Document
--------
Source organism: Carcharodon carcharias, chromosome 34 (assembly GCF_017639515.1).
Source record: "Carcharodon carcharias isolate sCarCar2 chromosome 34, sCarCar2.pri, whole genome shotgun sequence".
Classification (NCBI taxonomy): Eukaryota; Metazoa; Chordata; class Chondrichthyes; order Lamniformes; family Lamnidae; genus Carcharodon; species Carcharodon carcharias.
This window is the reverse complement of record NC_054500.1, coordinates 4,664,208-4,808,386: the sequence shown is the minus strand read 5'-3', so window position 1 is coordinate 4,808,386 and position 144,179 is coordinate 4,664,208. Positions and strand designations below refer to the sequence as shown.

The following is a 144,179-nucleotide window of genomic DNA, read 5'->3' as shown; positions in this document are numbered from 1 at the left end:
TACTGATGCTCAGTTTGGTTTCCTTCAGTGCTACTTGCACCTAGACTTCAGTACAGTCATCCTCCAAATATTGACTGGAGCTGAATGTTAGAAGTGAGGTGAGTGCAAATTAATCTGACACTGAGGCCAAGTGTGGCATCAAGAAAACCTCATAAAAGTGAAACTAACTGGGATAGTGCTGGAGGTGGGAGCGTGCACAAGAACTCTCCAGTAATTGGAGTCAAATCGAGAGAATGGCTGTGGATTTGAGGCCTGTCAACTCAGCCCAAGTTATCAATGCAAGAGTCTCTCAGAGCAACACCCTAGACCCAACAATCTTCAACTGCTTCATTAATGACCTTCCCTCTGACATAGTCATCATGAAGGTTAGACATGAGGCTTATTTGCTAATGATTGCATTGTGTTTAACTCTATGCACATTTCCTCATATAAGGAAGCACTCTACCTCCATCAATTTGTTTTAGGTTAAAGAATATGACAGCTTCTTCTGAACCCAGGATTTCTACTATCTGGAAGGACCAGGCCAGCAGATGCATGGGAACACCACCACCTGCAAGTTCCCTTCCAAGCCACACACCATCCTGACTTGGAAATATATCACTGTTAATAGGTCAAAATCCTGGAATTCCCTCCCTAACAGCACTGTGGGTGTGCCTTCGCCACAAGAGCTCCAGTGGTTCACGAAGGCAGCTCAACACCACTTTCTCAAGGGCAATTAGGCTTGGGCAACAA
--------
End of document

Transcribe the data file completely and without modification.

Source organism: Carcharodon carcharias, chromosome 34 (assembly GCF_017639515.1).
Source record: "Carcharodon carcharias isolate sCarCar2 chromosome 34, sCarCar2.pri, whole genome shotgun sequence".
Classification (NCBI taxonomy): Eukaryota; Metazoa; Chordata; class Chondrichthyes; order Lamniformes; family Lamnidae; genus Carcharodon; species Carcharodon carcharias.
This window is the reverse complement of record NC_054500.1, coordinates 4,664,208-4,808,386: the sequence shown is the minus strand read 5'-3', so window position 1 is coordinate 4,808,386 and position 144,179 is coordinate 4,664,208. Positions and strand designations below refer to the sequence as shown.

The following is a 144,179-nucleotide window of genomic DNA, read 5'->3' as shown; positions in this document are numbered from 1 at the left end:
TACTGATGCTCAGTTTGGTTTCCTTCAGTGCTACTTGCACCTAGACTTCAGTACAGTCATCCTCCAAATATTGACTGGAGCTGAATGTTAGAAGTGAGGTGAGTGCAAATTAATCTGACACTGAGGCCAAGTGTGGCATCAAGAAAACCTCATAAAAGTGAAACTAACTGGGATAGTGCTGGAGGTGGGAGCGTGCACAAGAACTCTCCAGTAATTGGAGTCAAATCGAGAGAATGGCTGTGGATTTGAGGCCTGTCAACTCAGCCCAAGTTATCAATGCAAGAGTCTCTCAGAGCAACACCCTAGACCCAACAATCTTCAACTGCTTCATTAATGACCTTCCCTCTGACATAGTCATCATGAAGGTTAGACATGAGGCTTATTTGCTAATGATTGCATTGTGTTTAACTCTATGCACATTTCCTCATATAAGGAAGCACTCTACCTCCATCAATTTGTTTTAGGTTAAAGAATATGACAGCTTCTTCTGAACCCAGGATTTCTACTATCTGGAAGGACCAGGCCAGCAGATGCATGGGAACACCACCACCTGCAAGTTCCCTTCCAAGCCACACACCATCCTGACTTGGAAATATATCACTGTTAATAGGTCAAAATCCTGGAATTCCCTCCCTAACAGCACTGTGGGTGTGCCTTCGCCACAAGAGCTCCAGTGGTTCACGAAGGCAGCTCAACACCACTTTCTCAAGGGCAATTAGGCTTGGGCAACAA